Curiosity Left B Navigation Camera image taken on Sol 2700, March 11, 2020.
Credit: NASA/JPL-Caltech

 

NASA’s Curiosity Mars rover is now performing Sol 2700 duties.

Curiosity Front Hazard Left B Avoidance Camera image taken on Sol 2699, March 10, 2020.
Credit: NASA/JPL-Caltech

The current plan calls for the major task of carrying out a science campaign investigating the Greenheugh Pediment, reports Scott Guzewich, an atmospheric scientist at NASA’s Goddard Space Flight Center in Greenbelt, Maryland.

That plan slated the task of taking a large Mastcam stereo mosaic of the pediment capping unit and the distant Gediz Vallis ridge.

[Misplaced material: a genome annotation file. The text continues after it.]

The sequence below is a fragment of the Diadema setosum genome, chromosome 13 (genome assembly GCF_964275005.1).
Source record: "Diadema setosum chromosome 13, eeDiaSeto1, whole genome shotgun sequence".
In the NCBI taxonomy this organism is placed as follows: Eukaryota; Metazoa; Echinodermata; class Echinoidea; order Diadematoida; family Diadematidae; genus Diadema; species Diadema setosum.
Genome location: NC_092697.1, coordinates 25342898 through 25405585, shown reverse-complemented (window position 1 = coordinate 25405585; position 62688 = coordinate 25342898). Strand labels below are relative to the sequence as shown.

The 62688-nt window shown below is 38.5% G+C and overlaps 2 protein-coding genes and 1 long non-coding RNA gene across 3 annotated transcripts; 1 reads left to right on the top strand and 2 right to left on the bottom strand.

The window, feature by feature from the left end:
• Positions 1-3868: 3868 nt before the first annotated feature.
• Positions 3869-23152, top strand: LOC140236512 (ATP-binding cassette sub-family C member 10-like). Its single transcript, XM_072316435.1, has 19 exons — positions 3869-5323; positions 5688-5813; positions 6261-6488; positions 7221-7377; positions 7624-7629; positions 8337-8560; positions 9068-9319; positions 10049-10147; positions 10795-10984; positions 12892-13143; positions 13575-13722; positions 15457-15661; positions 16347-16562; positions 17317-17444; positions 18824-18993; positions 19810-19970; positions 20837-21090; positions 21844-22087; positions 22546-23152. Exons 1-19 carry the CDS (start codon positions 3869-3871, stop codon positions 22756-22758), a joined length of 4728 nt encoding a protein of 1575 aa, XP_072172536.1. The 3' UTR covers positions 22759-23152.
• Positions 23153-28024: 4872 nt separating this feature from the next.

Curiosity Left B Navigation Camera image acquired on Sol 2699, March 10, 2020.
Credit: NASA/JPL-Caltech

 

New drive decision

“This large mosaic will help link the patterns seen from orbit with what we see on the ground and help us understand how the pediment and Gediz Vallis formed and what their relative ages are compared to the rest of the features we’ve explored,” Guzewich explains.

Curiosity Left B Navigation Camera image taken on Sol 2700, March 11, 2020.
Credit: NASA/JPL-Caltech

After taking that mosaic and a Navcam dust devil survey — the Greenheugh Pediment also appears to be particularly prone to dust devils – the plan calls for making a short drive to the west to reach a 3rd stop on the current science campaign.

“After evaluating that location later this week, we’ll decide which spot we’ll want to drill,” Guzewich concludes.

Curiosity Left Navigation Camera Sol 2698, March 9, 2020.
Credits: NASA/JPL-Caltech

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